Mothercare’s pension scheme deficit dropped to £60m

pension scheme

The firm’s results revealed the pension deficit had dropped to £60m compared to the £124.6m recorded at the last full valuation of the Mothercare UK schemes in March 2020

Mothercare’s pension scheme deficit materially reduced to £60m as at June 2022, according to its full-year results.

The firm’s results – published yesterday – revealed the pension deficit had dropped to £60m compared to the £124.6m recorded at the last full valuation of the Mothercare UK schemes in March 2020.

The results also showed as at 30 June 2022 total assets, based on ‘desktop projections’ sat at £330m, down from £383.7m in March 2020, while total liabilities fell by £118.3m compared to March 2020 from £508.3m to £390m.

The firm’s defined benefit (DB) scheme – which has been closed with effect from 30 March 2013 – had a temporary surplus of £12.4m at the end of the year, compared to £25.6m in 2021.

Mothercare’s results also revealed it has agreed revised terms for its debt financing agreements with GB Europe Management Services and had agreed reduced deficit reduction contributions with the scheme trustees of its DB schemes.

To support the new debt financing arrangements, Mothercare reached an agreement with the trustees for a further reduction in deficit reduction contributions.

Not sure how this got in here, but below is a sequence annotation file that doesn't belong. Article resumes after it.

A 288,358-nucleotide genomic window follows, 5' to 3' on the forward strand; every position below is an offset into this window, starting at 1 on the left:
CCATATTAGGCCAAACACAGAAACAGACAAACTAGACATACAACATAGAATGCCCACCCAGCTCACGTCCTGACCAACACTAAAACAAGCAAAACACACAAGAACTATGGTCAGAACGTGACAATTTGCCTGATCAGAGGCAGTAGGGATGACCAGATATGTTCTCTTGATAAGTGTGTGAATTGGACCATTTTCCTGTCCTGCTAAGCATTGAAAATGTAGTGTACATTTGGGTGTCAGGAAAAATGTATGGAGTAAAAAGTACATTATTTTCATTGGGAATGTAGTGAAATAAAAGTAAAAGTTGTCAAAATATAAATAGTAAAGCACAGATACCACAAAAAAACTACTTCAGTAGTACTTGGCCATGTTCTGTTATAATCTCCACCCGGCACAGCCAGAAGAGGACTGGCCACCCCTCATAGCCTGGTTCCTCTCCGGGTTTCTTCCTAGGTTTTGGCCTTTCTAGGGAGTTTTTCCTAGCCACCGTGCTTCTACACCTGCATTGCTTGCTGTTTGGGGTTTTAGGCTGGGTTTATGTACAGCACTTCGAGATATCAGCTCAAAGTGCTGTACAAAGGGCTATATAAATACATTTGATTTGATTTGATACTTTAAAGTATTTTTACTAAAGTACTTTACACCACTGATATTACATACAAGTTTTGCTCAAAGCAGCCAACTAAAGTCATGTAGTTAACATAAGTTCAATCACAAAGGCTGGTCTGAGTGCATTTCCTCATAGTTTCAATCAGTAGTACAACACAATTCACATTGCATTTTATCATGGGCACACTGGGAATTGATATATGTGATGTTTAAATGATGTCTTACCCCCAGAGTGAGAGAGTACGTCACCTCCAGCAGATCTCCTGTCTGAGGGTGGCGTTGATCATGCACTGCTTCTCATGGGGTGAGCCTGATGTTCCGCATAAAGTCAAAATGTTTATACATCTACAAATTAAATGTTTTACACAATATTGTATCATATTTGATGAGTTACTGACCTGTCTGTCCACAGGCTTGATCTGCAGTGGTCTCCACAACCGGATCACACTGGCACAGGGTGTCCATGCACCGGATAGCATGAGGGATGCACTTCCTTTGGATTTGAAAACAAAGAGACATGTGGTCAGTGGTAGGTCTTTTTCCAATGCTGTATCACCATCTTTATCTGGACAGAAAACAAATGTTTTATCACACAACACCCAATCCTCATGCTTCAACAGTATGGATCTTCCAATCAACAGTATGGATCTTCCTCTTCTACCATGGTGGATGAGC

The revised recovery plan now sets out aggregate contributions of £29m in the financial years March 2023 to March 2027. This represents a £30m reduction in the aggregate cash payments that were to have been made to the pension schemes in that period under the previous arrangement.

The revised recovery plan agreed with the trustees includes total contributions in the financial years to March 2023 of £1m; March 2024 £4m; March 2025 £7m; March 2026 £8m; March 2027 and beyond £9m, aggregating to fully fund a £78m deficit by March 2033.

Chair Clive Whiley said: The year under review was bookended by the Covid-19 pandemic and the Ukraine conflict, however, despite the persistence of these difficult global challenges, we have begun to demonstrate the potential of Mothercare as an asset light global franchising business.

This represents an inflection point for the business, with the combines benefits of more normalised circumstances and the updated financing arrangements greatly enhancing our financial flexibility, he said.

He said: Accordingly, while mindful of the global inflationary environment and its impact on both consumers and the business we remain positive on the long-term prospects.

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